Figure 4.9. (a) Allowed carbon emission for the WRE 550 pathway where atmospheric CO2 is stabilized at 550 ppm (dot-dash line, right axis) as simulated with the Bern CC model (Joos et al. 2001). The model's climate sensitivity, expressed as equilibrium temperature increase for a doubling of atmospheric CO2, has been varied between 0°C (no climate feedbacks, dash), 2.5°C (standard case, solid), and 4.5°C (long-dash). The gray band provides an estimate of the overall uncertainty of the allowed emissions. The lower bounding has been calculated by phasing out CO2 fertilization, the major terrestrial sink process in the model, after year 2000 and by setting slow ocean mixing rates. The upper bounding has been obtained by implementing no dependence of soil respiration rates on soil warming, thereby suppressing the major terrestrial source process in the model and by setting high ocean mixing rates. (b) Cumulative carbon emissions allowance for the two WRE stabilization pathways leading to stabilization at 450 ppm and 1,000 ppm.

Table 4.3. Allowed carbon emissions for WRE 450 and WRE 750

stabilization pathways

2000-2020

2020-2050

2050-2100

Pathway

(20 years)

(30 years)

(50 years)

WRE 450 stabilization pathway

Standard

189

217

393

Bounding cases

145 to

136 to

306 to

+227

268

462

Deviations due to:

Climate feedback

None

+21

+36

+51

High

-23

-36

-34

Ocean mixing

Low

-17

-23

-26

High

+ 12

+18

+19

Land

No CO2 fertilization

-28

-58

-61

Temperature-independent soil

+26

+33

+50

respiration rates

Bounding deviations

-44 to

-81 to

-87 to

+38

+51

+69

WRE 750 stabilization pathway

Standard

202

399

654

Bounding cases

155 to

271 to

396 to

235

468

801

Deviations due to:

Climate feedback

None

+23

+50

+111

High

-24

-40

-99

Ocean mixing

Low

-17

-33

-57

High

+13

+24

+43

Land

No CO2 fertilization

-30

-96

-200

Temperature-independent soil

+20

+45

+ 104

respiration rates

Bounding deviations

-47 to

-128 to

-259 to

+33

+69

+ 147

Note: Total allowed emission in PgC for the standard and bounding cases and deviations from the

standard in PgC for the other cases, as obtained with the Bern CC model. The lower bounding case

is obtained by combining low ocean mixing with the phasing

out of CO2 fertilization on land after

year 2000, whereas the upper bounding

case results from combining high ocean

mixing with soil

respiration rate coefficients that remain i

unchanged under global warming.

influence the oceanic uptake are a slowing of the circulation in response to changed heat and freshwater fluxes into the surface ocean, and changes in marine ecosystems and their productivity in response to changes in the physical and chemical environment (Maier-Reimer et al. 1996; Sarmiento et al. 1998; Joos et al. 1999; Matear and Hirst 1999; Plattner et al. 2001). Uncertainties in projections are thus associated both with uncertainties in basic carbon cycle processes, such as the rate of surface-to-deep mixing of excess carbon or fertilization mechanisms on land, and with uncertainties in carbon cycle—climate feedbacks, including a possible collapse of the formation of North Atlantic Deep Water or dieback of extant forests.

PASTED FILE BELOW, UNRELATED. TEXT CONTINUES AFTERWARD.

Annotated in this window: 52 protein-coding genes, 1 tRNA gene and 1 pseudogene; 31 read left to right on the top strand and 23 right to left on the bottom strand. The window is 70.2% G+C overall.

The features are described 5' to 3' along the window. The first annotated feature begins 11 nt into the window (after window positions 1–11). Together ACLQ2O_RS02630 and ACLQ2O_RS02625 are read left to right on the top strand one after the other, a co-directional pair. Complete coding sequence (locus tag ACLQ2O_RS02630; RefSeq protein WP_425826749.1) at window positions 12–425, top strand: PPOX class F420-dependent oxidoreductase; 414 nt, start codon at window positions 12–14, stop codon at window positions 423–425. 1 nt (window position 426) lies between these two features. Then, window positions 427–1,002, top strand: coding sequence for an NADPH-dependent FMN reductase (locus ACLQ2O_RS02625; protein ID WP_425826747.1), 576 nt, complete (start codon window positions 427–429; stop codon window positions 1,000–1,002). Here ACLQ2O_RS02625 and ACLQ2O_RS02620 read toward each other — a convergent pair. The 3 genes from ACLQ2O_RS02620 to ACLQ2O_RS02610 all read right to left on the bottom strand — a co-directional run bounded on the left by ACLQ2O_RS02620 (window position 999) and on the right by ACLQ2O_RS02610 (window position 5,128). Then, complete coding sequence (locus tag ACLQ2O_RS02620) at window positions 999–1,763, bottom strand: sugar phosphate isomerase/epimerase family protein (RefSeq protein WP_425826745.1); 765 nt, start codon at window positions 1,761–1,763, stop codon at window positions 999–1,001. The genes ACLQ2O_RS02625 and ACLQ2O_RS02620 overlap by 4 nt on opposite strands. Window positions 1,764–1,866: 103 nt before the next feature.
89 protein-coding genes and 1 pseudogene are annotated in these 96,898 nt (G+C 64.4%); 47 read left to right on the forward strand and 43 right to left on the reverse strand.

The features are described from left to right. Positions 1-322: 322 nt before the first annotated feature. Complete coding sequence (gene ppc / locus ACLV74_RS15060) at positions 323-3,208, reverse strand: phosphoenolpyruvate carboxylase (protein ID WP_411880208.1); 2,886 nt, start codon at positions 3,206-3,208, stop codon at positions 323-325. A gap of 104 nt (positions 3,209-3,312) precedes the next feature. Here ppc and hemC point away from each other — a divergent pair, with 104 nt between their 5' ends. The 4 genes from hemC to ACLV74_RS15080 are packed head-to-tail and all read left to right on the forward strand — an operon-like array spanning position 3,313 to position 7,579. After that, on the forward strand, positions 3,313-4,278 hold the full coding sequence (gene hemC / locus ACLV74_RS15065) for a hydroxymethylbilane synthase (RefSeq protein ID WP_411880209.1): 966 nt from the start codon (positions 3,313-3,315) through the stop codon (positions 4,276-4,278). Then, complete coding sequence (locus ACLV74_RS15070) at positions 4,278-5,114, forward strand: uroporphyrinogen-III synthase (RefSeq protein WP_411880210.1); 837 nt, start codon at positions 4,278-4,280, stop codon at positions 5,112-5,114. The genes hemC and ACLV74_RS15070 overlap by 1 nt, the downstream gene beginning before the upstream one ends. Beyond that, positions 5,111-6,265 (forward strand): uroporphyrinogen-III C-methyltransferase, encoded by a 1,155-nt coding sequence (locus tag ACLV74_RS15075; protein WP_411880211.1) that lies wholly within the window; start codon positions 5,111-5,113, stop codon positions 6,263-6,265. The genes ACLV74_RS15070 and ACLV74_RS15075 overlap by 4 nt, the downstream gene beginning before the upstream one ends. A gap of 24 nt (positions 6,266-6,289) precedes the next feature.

In the following sections, we explore these uncertainties in a quantitative framework, using primarily sensitivity studies that have been carried out within the framework of IPCC with the Bern carbon cycle-climate (CC) model (Joos et al. 2001; Prentice et al. 2001), but also including recent results from two three-dimensional Earth system models (Cox et al. 2000; Friedlingstein et al. 2000). The Bern CC model links a chemistry and radiative forcing module, the HILDA box-diffusion-type ocean model, the Lund-Potsdam-Jena (LPJ) dynamic global vegetation model (Sitch et al. 2003), and a substitute of the ECHAM3/LSG AOGCM. The three-dimensional models are computationally expensive, and simulations are not available for the stabilization scenarios. Figure 4.9 and Table 4.3 illustrate how uncertainties might affect estimates of emissions for various stabilization scenarios. The cumulative upper-to-lower-limit range of these uncertainties for a standard climate response of 2.5°C warming for a CO2 doubling is on the order of 40 percent of the standard scenario for the next 20 years, then increases to 50 percent and greater for the 2020 to 2050 and 2050 to 2100 periods, and beyond.